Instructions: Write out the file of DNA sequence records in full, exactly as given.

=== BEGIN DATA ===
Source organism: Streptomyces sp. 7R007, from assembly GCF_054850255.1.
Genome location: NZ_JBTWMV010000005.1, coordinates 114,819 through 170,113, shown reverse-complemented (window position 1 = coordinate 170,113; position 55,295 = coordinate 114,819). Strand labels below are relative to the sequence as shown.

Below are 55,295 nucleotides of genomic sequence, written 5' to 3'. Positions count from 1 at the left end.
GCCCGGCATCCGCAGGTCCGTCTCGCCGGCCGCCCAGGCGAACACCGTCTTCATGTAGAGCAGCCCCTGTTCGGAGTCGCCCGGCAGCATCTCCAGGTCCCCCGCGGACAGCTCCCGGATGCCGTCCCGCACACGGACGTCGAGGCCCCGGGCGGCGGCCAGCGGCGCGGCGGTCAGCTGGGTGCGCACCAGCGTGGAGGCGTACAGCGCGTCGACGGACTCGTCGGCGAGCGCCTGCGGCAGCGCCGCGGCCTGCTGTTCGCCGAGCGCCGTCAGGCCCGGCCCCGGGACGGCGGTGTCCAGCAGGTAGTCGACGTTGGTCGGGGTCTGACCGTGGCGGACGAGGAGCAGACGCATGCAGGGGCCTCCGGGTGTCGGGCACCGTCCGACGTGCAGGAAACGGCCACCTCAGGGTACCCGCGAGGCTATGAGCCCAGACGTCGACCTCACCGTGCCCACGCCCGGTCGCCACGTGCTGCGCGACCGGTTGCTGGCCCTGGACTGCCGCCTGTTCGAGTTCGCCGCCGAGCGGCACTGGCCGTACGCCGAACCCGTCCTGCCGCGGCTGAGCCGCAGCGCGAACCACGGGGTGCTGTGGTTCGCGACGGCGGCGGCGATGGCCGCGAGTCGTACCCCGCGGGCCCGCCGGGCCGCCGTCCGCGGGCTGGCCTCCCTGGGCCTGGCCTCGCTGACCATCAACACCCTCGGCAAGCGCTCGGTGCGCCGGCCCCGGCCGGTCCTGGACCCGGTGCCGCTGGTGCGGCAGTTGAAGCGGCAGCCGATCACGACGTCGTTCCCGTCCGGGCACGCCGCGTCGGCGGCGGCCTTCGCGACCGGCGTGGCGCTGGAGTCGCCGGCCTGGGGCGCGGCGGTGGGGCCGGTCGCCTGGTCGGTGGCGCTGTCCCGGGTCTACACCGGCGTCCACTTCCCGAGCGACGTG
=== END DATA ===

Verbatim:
Source organism: Streptomyces sp. 7R007, from assembly GCF_054850255.1.
Genome location: NZ_JBTWMV010000005.1, coordinates 114,819 through 170,113, shown reverse-complemented (window position 1 = coordinate 170,113; position 55,295 = coordinate 114,819). Strand labels below are relative to the sequence as shown.

Below are 55,295 nucleotides of genomic sequence, written 5' to 3'. Positions count from 1 at the left end.
GCCCGGCATCCGCAGGTCCGTCTCGCCGGCCGCCCAGGCGAACACCGTCTTCATGTAGAGCAGCCCCTGTTCGGAGTCGCCCGGCAGCATCTCCAGGTCCCCCGCGGACAGCTCCCGGATGCCGTCCCGCACACGGACGTCGAGGCCCCGGGCGGCGGCCAGCGGCGCGGCGGTCAGCTGGGTGCGCACCAGCGTGGAGGCGTACAGCGCGTCGACGGACTCGTCGGCGAGCGCCTGCGGCAGCGCCGCGGCCTGCTGTTCGCCGAGCGCCGTCAGGCCCGGCCCCGGGACGGCGGTGTCCAGCAGGTAGTCGACGTTGGTCGGGGTCTGACCGTGGCGGACGAGGAGCAGACGCATGCAGGGGCCTCCGGGTGTCGGGCACCGTCCGACGTGCAGGAAACGGCCACCTCAGGGTACCCGCGAGGCTATGAGCCCAGACGTCGACCTCACCGTGCCCACGCCCGGTCGCCACGTGCTGCGCGACCGGTTGCTGGCCCTGGACTGCCGCCTGTTCGAGTTCGCCGCCGAGCGGCACTGGCCGTACGCCGAACCCGTCCTGCCGCGGCTGAGCCGCAGCGCGAACCACGGGGTGCTGTGGTTCGCGACGGCGGCGGCGATGGCCGCGAGTCGTACCCCGCGGGCCCGCCGGGCCGCCGTCCGCGGGCTGGCCTCCCTGGGCCTGGCCTCGCTGACCATCAACACCCTCGGCAAGCGCTCGGTGCGCCGGCCCCGGCCGGTCCTGGACCCGGTGCCGCTGGTGCGGCAGTTGAAGCGGCAGCCGATCACGACGTCGTTCCCGTCCGGGCACGCCGCGTCGGCGGCGGCCTTCGCGACCGGCGTGGCGCTGGAGTCGCCGGCCTGGGGCGCGGCGGTGGGGCCGGTCGCCTGGTCGGTGGCGCTGTCCCGGGTCTACACCGGCGTCCACTTCCCGAGCGACGTG